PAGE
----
To Raid or Not To Raid?

Yesterday, the Washington Post reported that Afghan President Hamid Karzai is not happy with the way military operations are going in Afghanistan. He called on the United States to dial the military operations back and end nighttime special ops raids. Karzai said that “the time has come to reduce the presence of, you know, boots in Afghanistan . . . to reduce the intrusiveness into the daily Afghan life.” Today, U.S. Secretary of State Hillary Clinton came to the operations’ defense. She said that the administration is “very sensitive” of Karzai’s concerns about the impact of the U.S. presence on the war and the Taliban insurgency. But, Clinton said, the operations are in the “best interest” of Afghanistan, are having a “significant impact” and Washington believes “the use of intelligence-driven, precision-targeted operations against high value insurgents and their networks is a key component of our comprehensive civilian-military operations.”

General David Petraeus meanwhile is worried about the impact Karzai’s criticisms will have on U.S. progress in the war. The night raids in particular are central to Petraeus’s strategy in Afghanistan. The head of forces there reportedly responded to Karzai’s statements with “astonishment and disappointment.” He did not attend a scheduled meeting with Karzai on Sunday, and a news conference that was supposed to go along with the sitdown was canceled. Today, Kabul has been trying to calm things down a bit. Waheed Omar, Karzai’s spokesman, said today that the government still has full confidence in Petraeus.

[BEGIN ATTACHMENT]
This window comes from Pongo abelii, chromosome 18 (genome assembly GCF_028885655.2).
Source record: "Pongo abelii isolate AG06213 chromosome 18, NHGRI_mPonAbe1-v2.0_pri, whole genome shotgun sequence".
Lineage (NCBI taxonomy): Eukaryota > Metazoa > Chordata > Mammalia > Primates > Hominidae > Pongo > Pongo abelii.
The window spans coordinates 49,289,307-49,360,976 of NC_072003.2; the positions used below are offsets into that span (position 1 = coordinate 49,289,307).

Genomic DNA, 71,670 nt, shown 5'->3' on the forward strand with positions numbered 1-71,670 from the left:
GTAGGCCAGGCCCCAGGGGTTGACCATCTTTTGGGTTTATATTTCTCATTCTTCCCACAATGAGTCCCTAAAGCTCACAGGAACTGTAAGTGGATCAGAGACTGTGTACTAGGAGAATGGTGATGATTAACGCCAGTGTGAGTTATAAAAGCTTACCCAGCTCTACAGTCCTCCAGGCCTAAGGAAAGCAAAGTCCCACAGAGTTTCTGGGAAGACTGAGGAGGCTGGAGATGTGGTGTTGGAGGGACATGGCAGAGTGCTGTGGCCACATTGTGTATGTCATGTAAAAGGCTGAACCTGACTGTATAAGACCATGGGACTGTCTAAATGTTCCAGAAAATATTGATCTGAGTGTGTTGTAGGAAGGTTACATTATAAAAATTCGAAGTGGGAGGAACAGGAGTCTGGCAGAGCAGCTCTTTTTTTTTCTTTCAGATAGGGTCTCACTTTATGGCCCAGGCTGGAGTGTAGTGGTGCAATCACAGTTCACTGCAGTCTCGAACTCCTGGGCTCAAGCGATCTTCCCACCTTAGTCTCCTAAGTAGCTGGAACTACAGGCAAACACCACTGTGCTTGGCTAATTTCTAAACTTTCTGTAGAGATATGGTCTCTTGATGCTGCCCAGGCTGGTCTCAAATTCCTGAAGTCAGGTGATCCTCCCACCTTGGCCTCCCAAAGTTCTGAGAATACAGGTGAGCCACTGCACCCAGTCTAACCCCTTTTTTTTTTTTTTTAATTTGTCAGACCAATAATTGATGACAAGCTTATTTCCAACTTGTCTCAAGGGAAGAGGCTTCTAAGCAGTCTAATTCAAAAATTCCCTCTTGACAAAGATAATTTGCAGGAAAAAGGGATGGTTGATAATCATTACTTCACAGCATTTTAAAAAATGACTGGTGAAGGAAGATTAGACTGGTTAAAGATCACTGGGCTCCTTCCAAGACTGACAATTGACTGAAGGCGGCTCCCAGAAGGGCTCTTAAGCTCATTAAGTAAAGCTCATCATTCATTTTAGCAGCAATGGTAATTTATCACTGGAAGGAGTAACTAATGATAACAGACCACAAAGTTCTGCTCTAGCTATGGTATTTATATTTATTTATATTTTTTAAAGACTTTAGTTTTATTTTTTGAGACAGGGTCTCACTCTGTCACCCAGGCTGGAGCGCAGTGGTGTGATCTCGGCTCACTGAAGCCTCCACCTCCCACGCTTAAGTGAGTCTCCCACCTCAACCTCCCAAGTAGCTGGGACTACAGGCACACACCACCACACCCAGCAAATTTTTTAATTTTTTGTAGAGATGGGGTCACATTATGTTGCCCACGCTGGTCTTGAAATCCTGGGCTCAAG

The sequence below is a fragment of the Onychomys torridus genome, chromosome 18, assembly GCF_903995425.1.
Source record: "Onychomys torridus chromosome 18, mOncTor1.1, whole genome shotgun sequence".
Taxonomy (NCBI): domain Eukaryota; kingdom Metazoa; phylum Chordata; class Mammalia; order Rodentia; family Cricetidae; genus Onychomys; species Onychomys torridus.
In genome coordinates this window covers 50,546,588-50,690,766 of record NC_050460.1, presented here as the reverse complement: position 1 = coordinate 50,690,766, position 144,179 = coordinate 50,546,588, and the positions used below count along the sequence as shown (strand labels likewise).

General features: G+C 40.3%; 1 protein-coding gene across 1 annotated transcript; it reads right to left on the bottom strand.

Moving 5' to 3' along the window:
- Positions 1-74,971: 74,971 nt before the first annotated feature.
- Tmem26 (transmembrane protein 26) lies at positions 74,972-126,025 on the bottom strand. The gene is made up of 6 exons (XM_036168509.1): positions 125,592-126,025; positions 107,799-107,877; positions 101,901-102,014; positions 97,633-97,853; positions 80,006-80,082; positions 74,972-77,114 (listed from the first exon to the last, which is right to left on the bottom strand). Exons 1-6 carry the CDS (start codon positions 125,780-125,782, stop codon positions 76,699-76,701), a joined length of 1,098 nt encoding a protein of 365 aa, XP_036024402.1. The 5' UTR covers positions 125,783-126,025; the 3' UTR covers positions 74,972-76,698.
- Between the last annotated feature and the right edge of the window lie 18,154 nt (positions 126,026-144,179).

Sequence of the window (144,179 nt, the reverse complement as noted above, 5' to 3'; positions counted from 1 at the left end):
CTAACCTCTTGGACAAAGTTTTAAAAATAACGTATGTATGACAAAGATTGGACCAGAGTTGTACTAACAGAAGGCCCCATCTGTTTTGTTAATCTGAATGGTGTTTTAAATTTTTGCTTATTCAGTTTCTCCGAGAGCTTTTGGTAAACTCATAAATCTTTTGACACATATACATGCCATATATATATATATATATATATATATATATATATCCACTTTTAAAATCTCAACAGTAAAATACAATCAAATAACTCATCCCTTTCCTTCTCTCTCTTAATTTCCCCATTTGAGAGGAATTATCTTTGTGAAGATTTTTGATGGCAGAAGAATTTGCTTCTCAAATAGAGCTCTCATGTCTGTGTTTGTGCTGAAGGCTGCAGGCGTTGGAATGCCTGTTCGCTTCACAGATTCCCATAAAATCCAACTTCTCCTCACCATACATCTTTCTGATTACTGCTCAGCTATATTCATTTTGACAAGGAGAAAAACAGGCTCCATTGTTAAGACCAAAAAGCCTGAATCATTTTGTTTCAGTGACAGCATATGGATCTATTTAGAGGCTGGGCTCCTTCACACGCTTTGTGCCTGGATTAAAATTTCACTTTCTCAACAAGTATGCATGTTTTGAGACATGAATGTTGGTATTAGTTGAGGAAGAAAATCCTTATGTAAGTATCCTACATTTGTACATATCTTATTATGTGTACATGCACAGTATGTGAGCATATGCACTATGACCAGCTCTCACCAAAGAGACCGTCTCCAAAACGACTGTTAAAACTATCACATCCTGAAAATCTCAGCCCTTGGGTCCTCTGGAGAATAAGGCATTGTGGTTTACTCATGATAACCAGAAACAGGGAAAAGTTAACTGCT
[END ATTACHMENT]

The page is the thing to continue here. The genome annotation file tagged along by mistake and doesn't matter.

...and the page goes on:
Both Petraeus and Karzai are due in Lisbon at the end of the week for a NATO summit. The war in Afghanistan will be at the heart of the discussion. Anders Fogh Rasmussen, the head of NATO, said he couldn’t agree with everything Karzai had to say and that continuing military operations to pressure the Taliban is “of utmost importance.” Yet he did agree that Afghan security forces needed to take on more responsibility. NATO states are expected to discuss just how to transfer control while in Lisbon.

Back to Clinton, today she called Israeli Prime Minister Benjamin Netanyahu’s vow to consider a new settlement freeze a “very promising development and a serious effort.” Washington hopes that a ninety-day halt of settlement construction in the West Bank will get the Palestinians back to the bargaining table. But the Palestinians have long called for the complete cessation of all settlement construction, which would also include Jerusalem.

Meanwhile, First Lady Michelle Obama is being applauded for her diplomacy in India. Deputy National Security Adviser Ben Rhodes said Obama won some hearts and minds, conveying “a very powerful message that we're not just speaking to the Indian elite” by directly interacting with many youth in the country.

And back at home, Homeland Security Secretary Janet Napolitano is asking people to give the TSA’s new full-body scanners a chance. Many have said that the scanners violate privacy rights, but Napolitano argued that “each and every one of the security measures we implement serves an important goal.”